I’m not quite sure what I’m supposed to make of Watson and the recent Man Vs. Machine Smackdown on Jeopardy but I can tell you this: I’ve never been so fascinated by something and at the same time so irritated and bored.
Just to see if I’ve got the macro-chronology correct, let me walk through it real quick. Man invents computers long ago to more efficiently store information and perform calculations, and then Man proceeds over the decades to continuously increase the efficiency of these computers, until the questions and answers to every single Jeopardy Square ever shown on television could be stored in a small device we can all fit in our pockets, and which also works as a camera and a phone.
And all the while, we have been impressed by human beings who can store lots of trivial information in their brains and access it quickly when you ask them about it. We don’t value it quite like we value athletic or musical prowess – those guys get groupies – but we value it. We make shows like Jeopardy, where one can win decent-sized chunks of money demonstrating how much trivial knowledge one can store in one’s brain.
Of course, over that period of time, the Internet arose, millions of computers networked together, sharing all of their hyper-efficiently stored knowledge with each other at near-instantaneous speeds. And the trivia world, of course, failed to really realize that this meant the end of trivia contests as we knew them.
For example, does your favorite radio station still ask trivia questions and then take caller Number Ten and then give away tee shirts or concert tickets to whoever can answer them? And how long has it taken you to realize that these are basically Googling contests followed by a lottery-type luck of the draw factor, when it comes to being Caller Number Ten?
Now, there’s a reason why you aren’t allowed to have your Blackberry up there at the podium when you are playing Jeopardy!, because that wouldn’t be impressive, googling the trivial answers. And it also wouldn’t be impressive if you had eight million trivia answers stored in the phone, and accessed them without getting online at all.
We’re talking about the efficient storage and retrieval of tiny bits of information, and you’re telling me that there is some question as to who’s better at it? Man or Machines?
Isn’t that exact function of these machines which we’ve built and improved and refined for decades?
How about another fascinating contest – Man Vs. Cars! Who is faster?!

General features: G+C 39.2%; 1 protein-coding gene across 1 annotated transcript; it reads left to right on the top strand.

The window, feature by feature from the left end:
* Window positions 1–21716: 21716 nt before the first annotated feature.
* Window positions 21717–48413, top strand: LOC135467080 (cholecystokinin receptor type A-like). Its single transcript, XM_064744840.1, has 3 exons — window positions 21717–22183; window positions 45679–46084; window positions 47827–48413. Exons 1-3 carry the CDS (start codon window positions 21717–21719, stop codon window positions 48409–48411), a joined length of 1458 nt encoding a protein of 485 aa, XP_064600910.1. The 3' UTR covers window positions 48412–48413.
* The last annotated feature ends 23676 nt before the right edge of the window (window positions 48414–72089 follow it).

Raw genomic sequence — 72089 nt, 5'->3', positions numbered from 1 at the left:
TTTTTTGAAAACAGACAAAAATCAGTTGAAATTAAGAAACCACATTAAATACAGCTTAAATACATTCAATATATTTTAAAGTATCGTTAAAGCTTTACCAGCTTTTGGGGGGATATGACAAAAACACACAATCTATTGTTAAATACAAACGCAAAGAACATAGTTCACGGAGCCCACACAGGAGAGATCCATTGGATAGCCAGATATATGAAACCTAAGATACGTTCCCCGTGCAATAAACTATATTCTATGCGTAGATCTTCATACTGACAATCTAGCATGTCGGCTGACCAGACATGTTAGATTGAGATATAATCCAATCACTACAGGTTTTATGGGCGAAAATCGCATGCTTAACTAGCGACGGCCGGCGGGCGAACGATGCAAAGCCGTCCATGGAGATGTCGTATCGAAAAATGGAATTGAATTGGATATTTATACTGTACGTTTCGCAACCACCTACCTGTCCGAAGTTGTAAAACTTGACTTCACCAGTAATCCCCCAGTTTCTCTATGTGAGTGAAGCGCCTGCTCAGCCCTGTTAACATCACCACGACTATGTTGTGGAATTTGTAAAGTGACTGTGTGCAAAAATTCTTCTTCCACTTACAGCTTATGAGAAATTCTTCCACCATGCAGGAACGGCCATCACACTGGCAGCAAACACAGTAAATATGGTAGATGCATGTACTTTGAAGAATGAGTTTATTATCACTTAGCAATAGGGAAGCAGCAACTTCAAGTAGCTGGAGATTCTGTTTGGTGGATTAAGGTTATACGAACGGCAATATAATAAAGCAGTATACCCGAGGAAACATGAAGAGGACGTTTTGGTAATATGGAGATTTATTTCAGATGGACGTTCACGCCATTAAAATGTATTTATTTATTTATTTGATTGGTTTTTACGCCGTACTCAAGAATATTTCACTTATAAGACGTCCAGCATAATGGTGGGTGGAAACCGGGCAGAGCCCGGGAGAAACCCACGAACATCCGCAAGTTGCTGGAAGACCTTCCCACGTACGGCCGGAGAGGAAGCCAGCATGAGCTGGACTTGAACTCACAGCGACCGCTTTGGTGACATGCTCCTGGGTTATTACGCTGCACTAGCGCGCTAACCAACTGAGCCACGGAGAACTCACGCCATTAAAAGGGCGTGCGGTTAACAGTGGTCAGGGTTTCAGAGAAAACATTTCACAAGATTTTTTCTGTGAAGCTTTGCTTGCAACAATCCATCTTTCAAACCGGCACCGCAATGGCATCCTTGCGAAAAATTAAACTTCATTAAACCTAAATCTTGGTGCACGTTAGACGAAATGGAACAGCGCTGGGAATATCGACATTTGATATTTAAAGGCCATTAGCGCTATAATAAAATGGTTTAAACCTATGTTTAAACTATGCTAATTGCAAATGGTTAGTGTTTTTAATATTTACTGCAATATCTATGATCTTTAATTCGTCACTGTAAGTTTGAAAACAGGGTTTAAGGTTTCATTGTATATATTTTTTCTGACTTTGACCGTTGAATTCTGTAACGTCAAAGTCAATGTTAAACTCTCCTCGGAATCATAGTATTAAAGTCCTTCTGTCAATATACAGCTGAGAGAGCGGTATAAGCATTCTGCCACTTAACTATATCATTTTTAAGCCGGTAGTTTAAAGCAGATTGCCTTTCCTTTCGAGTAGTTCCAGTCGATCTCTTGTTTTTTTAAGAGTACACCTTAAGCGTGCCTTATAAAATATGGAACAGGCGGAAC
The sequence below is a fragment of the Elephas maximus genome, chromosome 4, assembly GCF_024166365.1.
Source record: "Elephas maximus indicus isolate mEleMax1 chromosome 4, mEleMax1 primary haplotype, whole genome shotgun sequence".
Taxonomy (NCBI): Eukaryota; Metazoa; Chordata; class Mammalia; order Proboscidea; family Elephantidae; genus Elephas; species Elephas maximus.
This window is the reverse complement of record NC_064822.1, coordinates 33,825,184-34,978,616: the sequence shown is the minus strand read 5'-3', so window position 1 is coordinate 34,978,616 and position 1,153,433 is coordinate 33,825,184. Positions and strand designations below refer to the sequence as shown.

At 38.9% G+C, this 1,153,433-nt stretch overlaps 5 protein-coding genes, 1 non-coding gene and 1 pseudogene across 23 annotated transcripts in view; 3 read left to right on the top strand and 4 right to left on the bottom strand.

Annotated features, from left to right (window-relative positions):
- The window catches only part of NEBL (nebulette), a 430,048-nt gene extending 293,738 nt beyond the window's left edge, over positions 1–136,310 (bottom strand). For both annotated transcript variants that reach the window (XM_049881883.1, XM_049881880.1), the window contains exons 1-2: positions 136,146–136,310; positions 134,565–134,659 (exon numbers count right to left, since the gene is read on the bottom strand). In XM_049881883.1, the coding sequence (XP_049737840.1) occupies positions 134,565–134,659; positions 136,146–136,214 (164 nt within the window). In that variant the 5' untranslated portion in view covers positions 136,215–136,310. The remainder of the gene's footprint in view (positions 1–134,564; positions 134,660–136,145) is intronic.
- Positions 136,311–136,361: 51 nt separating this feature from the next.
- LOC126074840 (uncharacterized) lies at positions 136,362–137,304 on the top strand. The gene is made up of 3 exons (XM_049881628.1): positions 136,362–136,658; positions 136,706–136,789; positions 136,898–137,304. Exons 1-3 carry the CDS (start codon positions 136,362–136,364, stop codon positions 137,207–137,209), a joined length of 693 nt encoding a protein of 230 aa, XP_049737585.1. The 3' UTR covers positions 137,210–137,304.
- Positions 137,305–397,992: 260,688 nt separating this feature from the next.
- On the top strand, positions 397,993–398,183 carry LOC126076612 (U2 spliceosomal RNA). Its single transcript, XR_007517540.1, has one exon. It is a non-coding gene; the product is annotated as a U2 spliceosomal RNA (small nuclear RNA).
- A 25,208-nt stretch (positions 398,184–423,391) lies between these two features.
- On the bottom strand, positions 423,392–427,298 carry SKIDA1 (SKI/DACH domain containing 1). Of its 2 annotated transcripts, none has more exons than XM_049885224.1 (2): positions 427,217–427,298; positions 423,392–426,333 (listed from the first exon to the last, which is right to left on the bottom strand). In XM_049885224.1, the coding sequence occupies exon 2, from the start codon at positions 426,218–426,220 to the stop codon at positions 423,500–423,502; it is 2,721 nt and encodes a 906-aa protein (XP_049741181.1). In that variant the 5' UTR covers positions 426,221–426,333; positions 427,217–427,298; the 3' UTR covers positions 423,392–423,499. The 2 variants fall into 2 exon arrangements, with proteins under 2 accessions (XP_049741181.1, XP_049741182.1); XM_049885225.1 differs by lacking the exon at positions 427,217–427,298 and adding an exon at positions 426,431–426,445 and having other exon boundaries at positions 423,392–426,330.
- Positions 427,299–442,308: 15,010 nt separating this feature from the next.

We’ve been working on cars and computers for quite a long time, and they’re both supposed to make things easier for us. If they’re not better than unequipped human bodies at the things we designed them to do, then that would say awful, terrible things about our craftsmanship and ingenuity.
There was absolutely no question that Watson would be better at answering trivia questions. The only problem was, Jeopardy kind of prides itself on awkwardly worded queries. The idea is, they give you the answers and you provide the questions. And they’re worded kind of cryptically – sometimes they’re all about puns or homonyms or Cities That Are Also Someone’s Name.
So the only disadvantage Watson has is that he might not understand the question. So we’re not really watching a trivia contest anymore – we’re watching two humans have a trivia contest while a computer has a Question Comprehension Contest.
Watson has a real advantage the instant he understands what the hell Alex Trebek is talking about. I can’t imagine he’s allowed to go online or anything, so I assume that he has a vast memory full of trivia. Once he figures out which piece of it you want, that shouldn’t be a problem for him, getting it for you.
And the other advantage he has is that most of him isn’t even in the studio. That black rectangle is his avatar, but he’s in another room somewhere – he is another room – just packed full of Hard Drives and Computer Stuff and Whatnot. Which makes his avatar the first Jeopardy contestant I’ve ever heard of who is allowed to contact another room every question.
If I were playing against Watson, I would have another room, too, and it would just have one of my daughters in it with a laptop, and I’d hit the buzzer instantly every time and then stall for a few seconds while my daughter googled it. I’d hit the buzzer and grin a nice, easy-going grin and say, “Hmmmm, that’s a tough one, Alex it really is. But despite its difficulty, I do know the answer – well the question actually, right – hahahaha. Anyhoo. What is Petaluma, California?”
See, I’d have a little earpiece in and no one would be able to hear what my daughter was saying to me. Just like we aren’t privy to whatever Watson’s avatar is saying to his roomful of Trivia Drives.
If it doesn’t make sense to play Jeopardy against a guy with a laptop, then why does it make sense to play Jeopardy against a gargantuan laptop? Obviously the point wasn’t to pit Man Vs. Machine, but to posture that way and then sucker a bunch of bloggers into watching it.
Nice try, Jeopardy. But some of us aren’t afraid to blog about it without having watched it at all.